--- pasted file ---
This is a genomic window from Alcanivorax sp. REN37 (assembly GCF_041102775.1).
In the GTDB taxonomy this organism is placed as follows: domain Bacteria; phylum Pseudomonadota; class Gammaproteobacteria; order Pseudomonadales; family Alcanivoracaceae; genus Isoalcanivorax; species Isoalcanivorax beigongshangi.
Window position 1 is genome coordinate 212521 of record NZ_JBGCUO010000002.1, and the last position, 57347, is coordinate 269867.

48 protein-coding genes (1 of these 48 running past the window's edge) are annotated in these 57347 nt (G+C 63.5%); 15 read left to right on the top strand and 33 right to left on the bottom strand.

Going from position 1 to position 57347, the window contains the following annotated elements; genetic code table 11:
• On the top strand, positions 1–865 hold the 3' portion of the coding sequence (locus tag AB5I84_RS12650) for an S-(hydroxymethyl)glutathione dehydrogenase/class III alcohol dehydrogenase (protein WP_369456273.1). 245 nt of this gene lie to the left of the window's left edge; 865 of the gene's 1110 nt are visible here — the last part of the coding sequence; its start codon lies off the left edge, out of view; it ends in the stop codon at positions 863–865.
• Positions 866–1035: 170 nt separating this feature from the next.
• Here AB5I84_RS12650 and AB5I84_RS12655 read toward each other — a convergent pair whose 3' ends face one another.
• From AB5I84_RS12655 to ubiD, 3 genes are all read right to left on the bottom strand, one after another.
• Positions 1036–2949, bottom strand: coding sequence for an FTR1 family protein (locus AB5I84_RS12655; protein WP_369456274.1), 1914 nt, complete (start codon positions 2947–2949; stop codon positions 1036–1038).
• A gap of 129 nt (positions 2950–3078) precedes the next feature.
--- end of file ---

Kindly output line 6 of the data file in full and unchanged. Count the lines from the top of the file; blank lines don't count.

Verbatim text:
• On the top strand, positions 1–865 hold the 3' portion of the coding sequence (locus tag AB5I84_RS12650) for an S-(hydroxymethyl)glutathione dehydrogenase/class III alcohol dehydrogenase (protein WP_369456273.1). 245 nt of this gene lie to the left of the window's left edge; 865 of the gene's 1110 nt are visible here — the last part of the coding sequence; its start codon lies off the left edge, out of view; it ends in the stop codon at positions 863–865.